- 10 g salt
- 200 g sirene cheese or feta cheese, instead
- 2-3 Fuji apples + 2Tbsp sugar + 1 tsp cinnamon powder
- 250 g unsalted butter, melted
MATERIAL WE WILL NEED:
- digital kitchen scale
- pastry brush
- sharp knife or pizza cutter
- mold 24 cm diameter + 3 molds 12 cm diameter or one round mold 30 cm diameter
NIGHT BEFORE OR FIRST THING IN THE MORNING
- Refresh sourdough in a 1:1:2 ratio, i.e. one part sourdough : one part water : 2 parts flour. We will need 35 g of sourdough + 35 g of water + 70 g of high-strength flour/Manitoba.
- Mix all the ingredients until we obtain a homogeneous dough, it is not necessary to work it a lot.
- Place it in a container that allows us to control its growth and to know when it has doubled its volume. We mark on the outside the maximum height, cover with film and let it rise.
- In this step I give you two different schedules that I have carried out so that you can adjust it to your needs.
- Refresh at 00:00 in the evening and it will be ready around 6:30 in the morning at about 69,8ºF/21ºC.
- Reefresh at 8:00 in the morning and it will be ready around 14:00 in the afternoon at 69,8ºF/21ºC.
- A sourdough hydrated to 50% at a temperature around 69,8ºF/21ºC, will take about 6 hours or 6 hours and a half to reach twice its volume. With this data you can calculate the schedule that best suits you.
Prepare the dough.
- In the bowl of the kneader, add the two types of flour together with the chopped sourdough, the vinegar and part of the water. Since each flour has a different absorption capacity, I advise you not to add all the amount that I detail. Reserve about 40-50 g and observe the dough when it has been kneading for a while. Touch it and check that it can admit some more water. We will always have time to add more water, but we can not remove an excess of it. Doughs are corrected with water, never with flour.
- When we have been kneading for about 4-5 minutes, add the salt.
- The dough will take a while to knead and you will have to stop the mixer several times to help it. Until it begins to develop gluten, it will remain in the flattened base.
- We must achieve a very well developed dough.
- Once at this point, remove from the mixer and round (make a ball).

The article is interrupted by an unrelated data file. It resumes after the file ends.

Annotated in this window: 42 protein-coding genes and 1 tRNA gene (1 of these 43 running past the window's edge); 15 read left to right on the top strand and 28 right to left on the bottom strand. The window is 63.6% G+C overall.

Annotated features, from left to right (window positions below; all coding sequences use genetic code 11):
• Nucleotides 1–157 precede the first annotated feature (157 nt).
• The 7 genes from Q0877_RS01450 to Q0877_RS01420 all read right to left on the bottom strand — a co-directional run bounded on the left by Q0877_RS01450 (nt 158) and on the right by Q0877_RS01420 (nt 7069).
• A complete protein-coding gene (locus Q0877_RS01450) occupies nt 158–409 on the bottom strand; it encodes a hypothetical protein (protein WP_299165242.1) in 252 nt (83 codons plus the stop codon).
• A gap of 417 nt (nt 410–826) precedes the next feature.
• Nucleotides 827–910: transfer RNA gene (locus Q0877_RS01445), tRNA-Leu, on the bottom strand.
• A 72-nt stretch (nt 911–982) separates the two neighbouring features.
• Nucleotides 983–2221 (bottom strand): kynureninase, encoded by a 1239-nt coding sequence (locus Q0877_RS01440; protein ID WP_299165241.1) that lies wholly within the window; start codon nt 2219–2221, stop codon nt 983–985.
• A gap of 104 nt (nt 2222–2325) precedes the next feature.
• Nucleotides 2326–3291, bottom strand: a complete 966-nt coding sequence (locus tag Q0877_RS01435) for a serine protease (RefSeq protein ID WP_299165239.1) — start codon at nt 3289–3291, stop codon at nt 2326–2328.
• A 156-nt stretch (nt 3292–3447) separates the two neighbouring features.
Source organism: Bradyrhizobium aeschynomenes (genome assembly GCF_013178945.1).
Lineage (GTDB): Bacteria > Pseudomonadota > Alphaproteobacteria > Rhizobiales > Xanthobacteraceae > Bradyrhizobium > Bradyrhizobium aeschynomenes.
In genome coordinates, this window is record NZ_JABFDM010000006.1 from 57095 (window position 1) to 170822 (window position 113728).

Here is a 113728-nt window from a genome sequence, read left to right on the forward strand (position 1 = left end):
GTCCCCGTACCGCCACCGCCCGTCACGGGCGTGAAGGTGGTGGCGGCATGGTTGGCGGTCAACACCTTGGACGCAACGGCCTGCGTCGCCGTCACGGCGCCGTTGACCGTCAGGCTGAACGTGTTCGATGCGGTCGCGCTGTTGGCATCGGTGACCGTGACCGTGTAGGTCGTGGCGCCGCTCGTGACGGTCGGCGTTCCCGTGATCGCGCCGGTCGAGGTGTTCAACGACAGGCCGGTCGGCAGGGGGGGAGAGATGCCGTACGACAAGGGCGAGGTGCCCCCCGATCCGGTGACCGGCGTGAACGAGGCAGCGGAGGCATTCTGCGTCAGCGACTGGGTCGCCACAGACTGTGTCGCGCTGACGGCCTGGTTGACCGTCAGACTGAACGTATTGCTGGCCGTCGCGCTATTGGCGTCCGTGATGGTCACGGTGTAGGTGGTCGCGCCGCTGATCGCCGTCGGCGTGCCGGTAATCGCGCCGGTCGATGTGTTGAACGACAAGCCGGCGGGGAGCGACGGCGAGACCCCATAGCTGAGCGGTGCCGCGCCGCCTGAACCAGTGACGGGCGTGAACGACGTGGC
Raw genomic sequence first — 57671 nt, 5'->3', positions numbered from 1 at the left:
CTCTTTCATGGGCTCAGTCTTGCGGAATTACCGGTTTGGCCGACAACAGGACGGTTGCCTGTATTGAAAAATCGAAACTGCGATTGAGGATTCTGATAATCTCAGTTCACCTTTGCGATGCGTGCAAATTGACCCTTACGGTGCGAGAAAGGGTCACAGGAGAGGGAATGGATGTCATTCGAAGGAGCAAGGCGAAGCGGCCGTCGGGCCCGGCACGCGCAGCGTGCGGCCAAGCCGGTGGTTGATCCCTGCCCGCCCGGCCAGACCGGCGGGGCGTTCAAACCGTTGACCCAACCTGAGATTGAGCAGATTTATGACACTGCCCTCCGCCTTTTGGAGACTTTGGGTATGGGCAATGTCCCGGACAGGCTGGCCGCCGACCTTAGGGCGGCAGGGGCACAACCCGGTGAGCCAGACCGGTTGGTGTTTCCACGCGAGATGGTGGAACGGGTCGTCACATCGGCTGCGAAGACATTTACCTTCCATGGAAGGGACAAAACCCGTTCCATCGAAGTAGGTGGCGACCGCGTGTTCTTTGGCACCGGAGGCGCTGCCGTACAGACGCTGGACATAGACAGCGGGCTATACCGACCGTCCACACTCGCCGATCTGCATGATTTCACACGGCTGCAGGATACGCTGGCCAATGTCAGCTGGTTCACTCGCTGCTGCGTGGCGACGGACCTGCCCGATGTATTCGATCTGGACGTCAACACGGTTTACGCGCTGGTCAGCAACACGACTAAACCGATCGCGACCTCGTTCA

Make first rest.
- Put the dough in a bowl, cover with film or a shower cap and let it rest for 1 hour.
Divide the dough and let it rest again.
- Divide the dough into 8 equal pieces.
- Roll very gently, cover with plastic wrap and let rest for 45 minutes.
- Melt the butter, it is not necessary to temper it, but it is not necessary to use boiling butter and proceed to stretch the dough pieces.
- Keep the other pieces covered while you stretch one of them.
- Dip the piece in the butter and begin to stretch it between our fingertips. Start to thin the central part of the piece by sliding our fingers. It is important to keep the dough greased to help it stretch very well.
- Once the central part is more or less thin, place it on a work table and begin to stretch it. You can slide both hands over it or can hold one of the ends while holding the other with the other hand and continue stretching. Do this very carefully to avoid tearing the dough, it is delicate.
- It is completely normal that we make some small holes. That's ok, it will not be appreciated in the final result.
- Once you have the dough stretched, you should be able to read through it. Cut the edges. These, as usual, will be somewhat thicker.
- Sprinkle the surface with some melted butter and with a little crumbled cheese and grated apple, previously very well squeezed to avoid moisture.
- Roll the dough over itself and place it inside the mold.
- Proceed to shape the rest of the pieces in the same way.